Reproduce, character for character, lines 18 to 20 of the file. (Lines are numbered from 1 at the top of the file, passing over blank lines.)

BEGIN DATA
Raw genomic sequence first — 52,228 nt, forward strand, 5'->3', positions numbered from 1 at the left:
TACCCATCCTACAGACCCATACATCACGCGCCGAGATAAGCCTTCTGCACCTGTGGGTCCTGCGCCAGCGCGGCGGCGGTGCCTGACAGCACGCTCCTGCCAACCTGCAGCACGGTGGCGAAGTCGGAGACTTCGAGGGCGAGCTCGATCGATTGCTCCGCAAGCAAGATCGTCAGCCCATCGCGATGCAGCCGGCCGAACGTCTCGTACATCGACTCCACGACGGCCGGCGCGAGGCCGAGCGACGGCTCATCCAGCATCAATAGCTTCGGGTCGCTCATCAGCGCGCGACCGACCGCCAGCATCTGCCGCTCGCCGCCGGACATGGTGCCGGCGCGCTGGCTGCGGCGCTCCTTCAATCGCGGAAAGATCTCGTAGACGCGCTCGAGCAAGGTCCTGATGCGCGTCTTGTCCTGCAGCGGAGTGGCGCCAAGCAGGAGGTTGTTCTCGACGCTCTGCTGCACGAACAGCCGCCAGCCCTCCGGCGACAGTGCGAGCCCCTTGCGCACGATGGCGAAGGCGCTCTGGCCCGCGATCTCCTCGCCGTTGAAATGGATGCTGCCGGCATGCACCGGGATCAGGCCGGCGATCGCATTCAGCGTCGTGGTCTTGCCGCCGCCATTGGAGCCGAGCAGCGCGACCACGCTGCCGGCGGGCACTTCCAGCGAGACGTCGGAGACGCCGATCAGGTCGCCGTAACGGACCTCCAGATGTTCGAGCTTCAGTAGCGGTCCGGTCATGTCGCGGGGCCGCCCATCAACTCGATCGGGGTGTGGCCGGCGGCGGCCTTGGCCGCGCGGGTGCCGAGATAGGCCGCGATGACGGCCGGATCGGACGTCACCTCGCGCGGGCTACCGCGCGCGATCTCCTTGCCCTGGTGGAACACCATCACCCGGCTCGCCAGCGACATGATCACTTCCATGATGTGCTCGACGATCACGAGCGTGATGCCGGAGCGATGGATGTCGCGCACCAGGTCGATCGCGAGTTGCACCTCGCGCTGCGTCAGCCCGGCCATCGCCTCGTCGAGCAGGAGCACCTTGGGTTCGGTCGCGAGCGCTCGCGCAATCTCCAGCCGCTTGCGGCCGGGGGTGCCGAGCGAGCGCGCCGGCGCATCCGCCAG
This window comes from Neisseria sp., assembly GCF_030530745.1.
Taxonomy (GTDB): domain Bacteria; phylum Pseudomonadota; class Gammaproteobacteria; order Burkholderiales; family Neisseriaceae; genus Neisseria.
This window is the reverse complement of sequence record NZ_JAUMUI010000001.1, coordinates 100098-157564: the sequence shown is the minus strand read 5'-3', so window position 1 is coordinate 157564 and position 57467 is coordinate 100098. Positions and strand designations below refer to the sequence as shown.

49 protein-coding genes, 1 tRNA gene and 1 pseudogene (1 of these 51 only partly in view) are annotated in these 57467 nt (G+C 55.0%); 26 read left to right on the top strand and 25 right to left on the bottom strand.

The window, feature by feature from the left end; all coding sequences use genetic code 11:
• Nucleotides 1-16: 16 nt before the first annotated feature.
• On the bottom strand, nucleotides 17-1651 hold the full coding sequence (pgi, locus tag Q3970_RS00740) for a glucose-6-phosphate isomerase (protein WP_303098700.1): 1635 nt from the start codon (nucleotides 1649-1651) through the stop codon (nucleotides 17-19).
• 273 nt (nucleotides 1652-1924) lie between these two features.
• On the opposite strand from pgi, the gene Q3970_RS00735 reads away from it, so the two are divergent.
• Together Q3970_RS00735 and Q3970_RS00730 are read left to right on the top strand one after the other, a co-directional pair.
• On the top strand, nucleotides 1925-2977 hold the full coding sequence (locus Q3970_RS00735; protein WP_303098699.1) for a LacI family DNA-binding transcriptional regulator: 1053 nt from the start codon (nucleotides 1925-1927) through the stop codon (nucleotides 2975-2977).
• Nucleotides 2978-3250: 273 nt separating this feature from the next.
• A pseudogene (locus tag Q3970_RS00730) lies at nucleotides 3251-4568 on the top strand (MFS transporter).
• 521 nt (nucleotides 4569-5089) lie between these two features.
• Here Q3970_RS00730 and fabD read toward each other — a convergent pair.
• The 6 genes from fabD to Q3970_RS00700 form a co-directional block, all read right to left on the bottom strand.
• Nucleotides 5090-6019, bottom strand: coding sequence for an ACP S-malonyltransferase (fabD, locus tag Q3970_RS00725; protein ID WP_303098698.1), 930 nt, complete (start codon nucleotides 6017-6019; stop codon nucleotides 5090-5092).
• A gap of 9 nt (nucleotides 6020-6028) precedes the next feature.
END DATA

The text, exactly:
• The 6 genes from fabD to Q3970_RS00700 form a co-directional block, all read right to left on the bottom strand.
• Nucleotides 5090-6019, bottom strand: coding sequence for an ACP S-malonyltransferase (fabD, locus tag Q3970_RS00725; protein ID WP_303098698.1), 930 nt, complete (start codon nucleotides 6017-6019; stop codon nucleotides 5090-5092).
• A gap of 9 nt (nucleotides 6020-6028) precedes the next feature.